Brown Rice Gallo Pinto

Healthy Gallo Pinto

I fell in love with Gallo Pinto the first time I tasted it in Costa Rica. I was in my early 20’s and fairly new to International travel. My prior experience as a student abroad in Spain, led me to believe that being vegetarian outside of the United States, was difficult. In Spain, my host family struggled with my vegetarianism and continually put fish, chicken, and meat on my plate. Thankfully, Pelayo, their neglected Irish Setter, came to my rescue. He secretly ate all the items I squirreled away in my napkin. We were best friends!

This wasn’t the case in Costa Rica. Their national dish “Gallo Pinto” was vegetarian (when made without chicken broth) and I fell in love with it. Gallo Pinto or “Spotted Rooster” is black beans sautéed with rice and spices. The best part is topping it with Salsa Lizano, a tangy, slightly sweet condiment readily available in every restaurant. Salsa Lizano takes this common dish to new heights. I scolded myself for not bringing any home.

Healthy Gallo Pinto

A Word About Carbs

The combination of brown rice and black beans has many benefits. It’s a nutritional powerhouse, inexpensive, easy to make, holds up well for leftovers, tastes amazing, is high in fiber, makes a complete vegan protein and is a complex carbohydrate which is excellent for balancing out your energy and mood

Lately, carbs have gotten a bad rap because people fear they are responsible for weight gain. But not all carbs are bad. There are two types of carbs. Simple carbohydrates (I think of as sugar) are in foods like fruit, cereal, baked goods, pasta, sodas and sweets. Simple carbs breakdown glucose and pour energy to your bloodstream quickly. The energy burst feels good at first but can leave you feeling tired and grumpy a few hours later. Eating a lot of simple carbs increases your sugar cravings, promotes tooth decay, and can make you moody.

On the other hand, complex carbohydrates such as buckwheat, oatmeal, brown rice, and beans process sugar more slowly and release energy into the body more evenly, like a time release capsule. This reduces sugar crashes and irritability. Complex carbs leave you feeling more energized and emotionally balanced throughout the day. In Costa Rica, they eat Gallo Pinto for breakfast and experience the benefits all day long.

Healthy Gallo Pinto

Healthy Gallo Pinto

Gallo Pinto was my favorite dish is Costa Rica and I craved it at every meal. In fact, I was very excited when we stopped for lunch on our way to the airport for our departure. I spent my last few dollars to savor this dish one last time. It was the most memorable plate of Gallo Pinto of my entire trip. BUT, being a novice traveler, I didn’t anticipate an exit tax at the airport. Huh?? My wallet was empty but I didn’t panic. My stomach was full and I was prepared to stay and eat Gallo Pinto for the rest of my life!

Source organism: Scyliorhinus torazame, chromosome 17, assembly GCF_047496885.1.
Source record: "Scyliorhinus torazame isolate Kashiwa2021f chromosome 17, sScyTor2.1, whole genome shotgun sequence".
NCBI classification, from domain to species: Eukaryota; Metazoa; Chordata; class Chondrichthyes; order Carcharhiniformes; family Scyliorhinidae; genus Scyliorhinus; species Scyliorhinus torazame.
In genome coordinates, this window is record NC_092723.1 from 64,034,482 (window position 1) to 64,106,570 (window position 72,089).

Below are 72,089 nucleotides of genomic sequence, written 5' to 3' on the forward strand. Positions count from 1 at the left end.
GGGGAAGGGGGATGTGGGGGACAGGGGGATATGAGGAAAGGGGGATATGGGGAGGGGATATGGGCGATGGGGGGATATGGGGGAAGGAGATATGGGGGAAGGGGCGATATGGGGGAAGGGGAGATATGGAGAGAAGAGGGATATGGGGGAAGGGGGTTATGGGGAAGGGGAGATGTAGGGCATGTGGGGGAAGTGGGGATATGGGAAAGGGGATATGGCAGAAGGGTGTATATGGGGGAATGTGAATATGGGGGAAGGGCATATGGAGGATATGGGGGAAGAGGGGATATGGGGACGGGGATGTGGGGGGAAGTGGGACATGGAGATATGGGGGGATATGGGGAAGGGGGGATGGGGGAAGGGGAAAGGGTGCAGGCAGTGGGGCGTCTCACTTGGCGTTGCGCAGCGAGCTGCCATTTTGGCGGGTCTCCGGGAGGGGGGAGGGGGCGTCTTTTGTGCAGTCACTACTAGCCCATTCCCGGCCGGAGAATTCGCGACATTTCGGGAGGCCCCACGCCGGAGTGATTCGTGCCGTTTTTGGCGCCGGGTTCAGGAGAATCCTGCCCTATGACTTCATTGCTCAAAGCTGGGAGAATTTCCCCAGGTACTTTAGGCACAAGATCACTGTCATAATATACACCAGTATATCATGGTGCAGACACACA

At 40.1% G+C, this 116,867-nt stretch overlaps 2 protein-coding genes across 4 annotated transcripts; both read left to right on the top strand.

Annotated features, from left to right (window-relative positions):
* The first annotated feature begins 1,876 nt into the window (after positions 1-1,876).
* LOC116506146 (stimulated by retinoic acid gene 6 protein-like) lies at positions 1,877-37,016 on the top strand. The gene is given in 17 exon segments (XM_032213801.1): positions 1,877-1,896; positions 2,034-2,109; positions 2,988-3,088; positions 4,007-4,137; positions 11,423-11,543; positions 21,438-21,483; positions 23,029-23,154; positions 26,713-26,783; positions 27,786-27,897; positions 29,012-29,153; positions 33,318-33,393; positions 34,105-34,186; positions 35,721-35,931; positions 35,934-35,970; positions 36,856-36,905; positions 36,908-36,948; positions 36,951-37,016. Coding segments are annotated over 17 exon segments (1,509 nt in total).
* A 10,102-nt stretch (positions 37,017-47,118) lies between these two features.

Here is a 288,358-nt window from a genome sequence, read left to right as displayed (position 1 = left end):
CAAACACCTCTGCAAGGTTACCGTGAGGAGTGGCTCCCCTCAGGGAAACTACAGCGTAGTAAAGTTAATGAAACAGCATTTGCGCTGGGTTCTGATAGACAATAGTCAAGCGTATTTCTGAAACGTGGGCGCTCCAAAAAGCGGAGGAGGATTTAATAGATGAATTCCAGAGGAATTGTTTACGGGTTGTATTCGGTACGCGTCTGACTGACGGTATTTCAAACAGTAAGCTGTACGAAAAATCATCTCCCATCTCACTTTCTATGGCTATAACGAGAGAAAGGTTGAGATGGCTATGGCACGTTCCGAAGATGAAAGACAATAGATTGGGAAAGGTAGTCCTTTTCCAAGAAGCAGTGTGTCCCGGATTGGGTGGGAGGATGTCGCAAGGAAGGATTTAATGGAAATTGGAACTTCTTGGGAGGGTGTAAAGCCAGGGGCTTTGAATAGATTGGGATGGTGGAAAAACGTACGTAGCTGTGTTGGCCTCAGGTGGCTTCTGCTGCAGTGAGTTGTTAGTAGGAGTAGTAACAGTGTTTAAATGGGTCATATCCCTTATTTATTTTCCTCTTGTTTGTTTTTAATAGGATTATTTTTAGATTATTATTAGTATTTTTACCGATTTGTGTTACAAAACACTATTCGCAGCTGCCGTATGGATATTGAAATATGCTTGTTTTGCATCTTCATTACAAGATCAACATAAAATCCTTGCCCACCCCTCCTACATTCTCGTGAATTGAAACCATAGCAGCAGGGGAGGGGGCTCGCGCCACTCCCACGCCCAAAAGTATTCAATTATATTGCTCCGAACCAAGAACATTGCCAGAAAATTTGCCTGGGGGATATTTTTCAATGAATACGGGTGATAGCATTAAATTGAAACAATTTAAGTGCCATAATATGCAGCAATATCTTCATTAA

******I made it back thanks to my savvy friend who had an “emergency credit card” and paid for me to leave the country. She rescued me that day!

Recipe: Brown Rice Gallo Pinto “Spotted Rooster” 

Makes 4 large bowls
Prep time is 30 minutes when rice and beans are made beforehand

Recipe inspired by The Striped Spatula.

Even the name is cute! Preparing the rice and beans in advance makes this an easy dish to quickly assemble. The cumin and Worcestershire sauce make this dish. Costa Ricans typically serve this for breakfast topped with a sunny side up egg.

Make the Brown Rice: The day before make your brown rice in a rice cooker or see this method.

Make the Black Beans: I don’t have many appliances, but I do have a pressure cooker which allows me to make black beans in 18 minutes. However, if you don’t, you will need to pre-soak a bag of beans the night before in a large bowl filled with water. Drain and rinse the soaked beans. Fill a large pot with 10 cups of water (water level should be a few inches above the beans) and bring to a boil over med-high heat. Be careful not to let the foam overflow (a little olive oil in the water or a wooden spoon across the top of the pot should prevent this). Once boiling, turn the heat down to a gentle boil, cover and simmer the beans for 2-3 hours. Stir occasionally and add more water if needed. Beans are done when they are soft to taste. See this recipe.

(If in a pinch, use 2 cans black beans reserve the liquid).


  • 1 tablespoon olive oil
  • 1 sweet or white onion chopped
  • 2 garlic cloves diced
  • 1 red bell pepper chopped
  • 3 cups cooked black beans
  • 3/4 to 1 cup reserved black bean liquid
  • 1/2 teaspoon cumin
  • 1/3 cup ***Vegan Worcestershire sauce (more to taste) 
  • 2-3 cups cooked brown rice
  • 1 bunch fresh cilantro rinsed and chopped
  • Sea salt and fresh pepper to taste (see tips)


  1. Heat oil in a large frying pan over med-high heat. Sauté chopped onion and red pepper for 6-8 minutes until pepper is soft and onion is translucent. Add minced garlic and sauté for another minute.
  2. Now, add the black beans, reserved black bean liquid, Worcestershire sauce and cumin. Simmer for 5 – 7 minutes until slightly thickened and some liquid has evaporated.
  3. Gently fold in the prepared brown rice and cook for another 5 minutes until it is thoroughly heated. Mix in a pinch of fine sea salt and a dash of pepper. Stir in cilantro. Add more Worcestershire sauce if desired.
  4. Garnish with fresh cilantro and avocado.


  1. You’d think Worcestershire sauce would naturally be vegan (it is a condiment after all) but it usually contains anchovies or fish paste (so be careful if you like Bloody Marys).  I buy Annies Organic Worcestershire Sauce or Whole Foods has a vegan version as well. For more options click here.
  2. Salt brings this dish to life. I add a teaspoon of fine grain sea salt and then a few generous cracks of Pink Himalayan salt.

Healthy Gallo Pinto

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